‘Strong Ruling’: Christian Thrilled After Winning Tough Biblical Fight

Steve Tennes of Country Mill Farms (Alliance Defending Freedom)

Guest by post by Bob Unruh

This article originally appeared on WND.com

‘Government can’t choose to punish some people just because they don’t like their beliefs’

A federal court has ruled for a Catholic orchard owner who was banned from a farmers market in a nearby liberal city over his religious beliefs.

A report from Fox News revealed that a U.S. District Court judge decided Steve Tennes, owner of Country Mill Farms, and his family were improperly “forced to choose between following their religious beliefs and a government benefit for which they were otherwise qualified.”

The fight was with the city of East Lansing, Michigan, and exploded after the city retaliated against the family over Tennes’ statement online that he followed Catholic church teachings regarding marriage.

That would mean he would not allow a same-sex ceremony on his estate.

WND has reported on developments in the case over the six years it has been in court.

Fox said the case now may end, as the city had not confirmed it would appeal.

Tennes sued East Lansing in 2017 when officials there, after publicly mocking his faith, excluded him from a city farmers market at which he routinely sold his products.

The court ruling this week blasted the city for violating the Tennes’ free exercise rights protected by the First Amendment.

“The reason is simple: denying a person an equal share of the rights, benefits, and privileges enjoyed by other citizens because of her faith discourages religious activity,” the ruling explained.

Fox reported Country Mill Farms is a 120-acre, second-generation family operation in Charlotte, Michigan which Steve and his wife, Bridget, operate.

They had sold organic products at the East Lansing farmers market since 2010, but in 2017, city officials decided to target them with a “discretionary system of individual assessments” for participants.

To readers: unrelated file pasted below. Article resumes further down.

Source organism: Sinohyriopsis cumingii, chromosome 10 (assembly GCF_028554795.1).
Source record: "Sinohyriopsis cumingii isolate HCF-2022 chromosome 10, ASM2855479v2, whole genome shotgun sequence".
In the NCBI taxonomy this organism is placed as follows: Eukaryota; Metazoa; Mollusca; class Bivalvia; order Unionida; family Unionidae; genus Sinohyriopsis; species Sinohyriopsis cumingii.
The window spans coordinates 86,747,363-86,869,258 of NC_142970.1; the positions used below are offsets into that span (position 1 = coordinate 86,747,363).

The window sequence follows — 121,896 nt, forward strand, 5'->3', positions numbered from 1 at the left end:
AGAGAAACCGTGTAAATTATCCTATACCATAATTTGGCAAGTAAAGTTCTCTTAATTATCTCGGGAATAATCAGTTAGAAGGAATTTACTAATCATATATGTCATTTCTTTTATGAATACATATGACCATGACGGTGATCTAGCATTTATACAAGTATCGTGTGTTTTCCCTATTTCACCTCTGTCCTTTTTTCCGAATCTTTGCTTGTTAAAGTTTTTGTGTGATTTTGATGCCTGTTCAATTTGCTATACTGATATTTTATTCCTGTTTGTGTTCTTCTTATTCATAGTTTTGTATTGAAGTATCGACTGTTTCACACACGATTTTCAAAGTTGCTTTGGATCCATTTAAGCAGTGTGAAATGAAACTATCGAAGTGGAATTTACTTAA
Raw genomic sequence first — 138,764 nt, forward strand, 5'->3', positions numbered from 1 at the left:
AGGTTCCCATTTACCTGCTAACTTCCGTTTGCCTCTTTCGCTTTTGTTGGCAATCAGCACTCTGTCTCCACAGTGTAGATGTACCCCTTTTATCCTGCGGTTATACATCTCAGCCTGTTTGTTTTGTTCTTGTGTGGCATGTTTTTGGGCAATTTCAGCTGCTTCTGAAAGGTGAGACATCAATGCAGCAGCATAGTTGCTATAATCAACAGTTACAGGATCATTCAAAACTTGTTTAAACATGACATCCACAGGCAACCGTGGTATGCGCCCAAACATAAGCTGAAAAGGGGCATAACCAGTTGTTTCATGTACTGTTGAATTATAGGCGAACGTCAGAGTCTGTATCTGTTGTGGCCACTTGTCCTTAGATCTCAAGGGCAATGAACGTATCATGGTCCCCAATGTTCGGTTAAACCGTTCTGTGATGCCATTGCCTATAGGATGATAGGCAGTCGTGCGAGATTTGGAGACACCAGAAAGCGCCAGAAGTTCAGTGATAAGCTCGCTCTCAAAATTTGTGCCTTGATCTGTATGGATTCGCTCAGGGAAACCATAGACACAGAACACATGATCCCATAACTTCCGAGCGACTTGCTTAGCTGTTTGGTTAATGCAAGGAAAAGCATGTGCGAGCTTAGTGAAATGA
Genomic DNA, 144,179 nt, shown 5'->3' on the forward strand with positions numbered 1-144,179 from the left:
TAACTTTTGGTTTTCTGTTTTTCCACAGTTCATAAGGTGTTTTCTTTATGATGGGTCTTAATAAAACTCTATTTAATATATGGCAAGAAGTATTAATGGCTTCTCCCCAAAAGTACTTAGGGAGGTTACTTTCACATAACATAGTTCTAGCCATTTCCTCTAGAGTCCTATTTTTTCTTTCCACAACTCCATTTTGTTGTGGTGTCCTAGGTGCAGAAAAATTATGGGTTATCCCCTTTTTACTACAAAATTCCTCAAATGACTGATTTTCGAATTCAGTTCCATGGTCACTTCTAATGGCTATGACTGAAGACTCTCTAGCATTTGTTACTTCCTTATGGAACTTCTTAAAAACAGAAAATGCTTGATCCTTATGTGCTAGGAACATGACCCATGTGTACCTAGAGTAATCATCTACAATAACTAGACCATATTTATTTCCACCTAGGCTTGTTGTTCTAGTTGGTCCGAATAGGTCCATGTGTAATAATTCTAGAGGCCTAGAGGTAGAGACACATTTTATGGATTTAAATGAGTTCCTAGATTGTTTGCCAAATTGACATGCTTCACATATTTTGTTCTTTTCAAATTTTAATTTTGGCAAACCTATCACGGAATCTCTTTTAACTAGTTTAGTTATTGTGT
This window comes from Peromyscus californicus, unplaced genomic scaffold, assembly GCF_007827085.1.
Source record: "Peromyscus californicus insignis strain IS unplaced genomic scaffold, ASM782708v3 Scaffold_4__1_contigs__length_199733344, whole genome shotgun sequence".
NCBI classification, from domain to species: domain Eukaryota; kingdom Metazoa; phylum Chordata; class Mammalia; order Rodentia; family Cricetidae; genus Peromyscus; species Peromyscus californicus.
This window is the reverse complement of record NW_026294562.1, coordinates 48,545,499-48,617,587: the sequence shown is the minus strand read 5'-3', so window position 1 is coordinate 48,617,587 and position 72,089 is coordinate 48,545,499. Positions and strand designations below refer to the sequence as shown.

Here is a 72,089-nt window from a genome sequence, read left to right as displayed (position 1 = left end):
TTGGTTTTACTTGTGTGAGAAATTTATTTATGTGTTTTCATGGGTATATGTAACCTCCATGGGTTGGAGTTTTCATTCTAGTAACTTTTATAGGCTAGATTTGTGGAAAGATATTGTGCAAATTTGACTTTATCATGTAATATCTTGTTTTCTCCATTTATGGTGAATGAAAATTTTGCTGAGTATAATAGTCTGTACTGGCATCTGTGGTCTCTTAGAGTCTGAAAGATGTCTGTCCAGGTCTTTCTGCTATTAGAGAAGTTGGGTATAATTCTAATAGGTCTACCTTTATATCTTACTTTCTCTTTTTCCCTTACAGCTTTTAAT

In an interview with Fox News Digital, Tennes said the decision to sue over access to the farmers market some 20 miles from his home was hard.

“This was a tough decision we had to make seven years ago when we were faced with the choice of providing for our family like we always had, or walking away from our religious beliefs. And as parents and as veterans, that was a very tough decision to make,” he explained.

“But we’re glad that we were able to go forward with this and the court has come out with a strong ruling that helps not just our family, but really people of all backgrounds and beliefs to realize that the government can’t choose to punish some people just because they don’t like their beliefs.”

The family was represented in the fight by the ADF, where lawyer Kate Anderson said, “We’re just grateful for the court’s ruling, and hopeful that everyone can see that whether they believe with Steve or not about marriage, this is a ruling about each one of us being able to live according to our religious beliefs. And that’s the freedom that everyone should want.”

Copyright 2023 WND News Center


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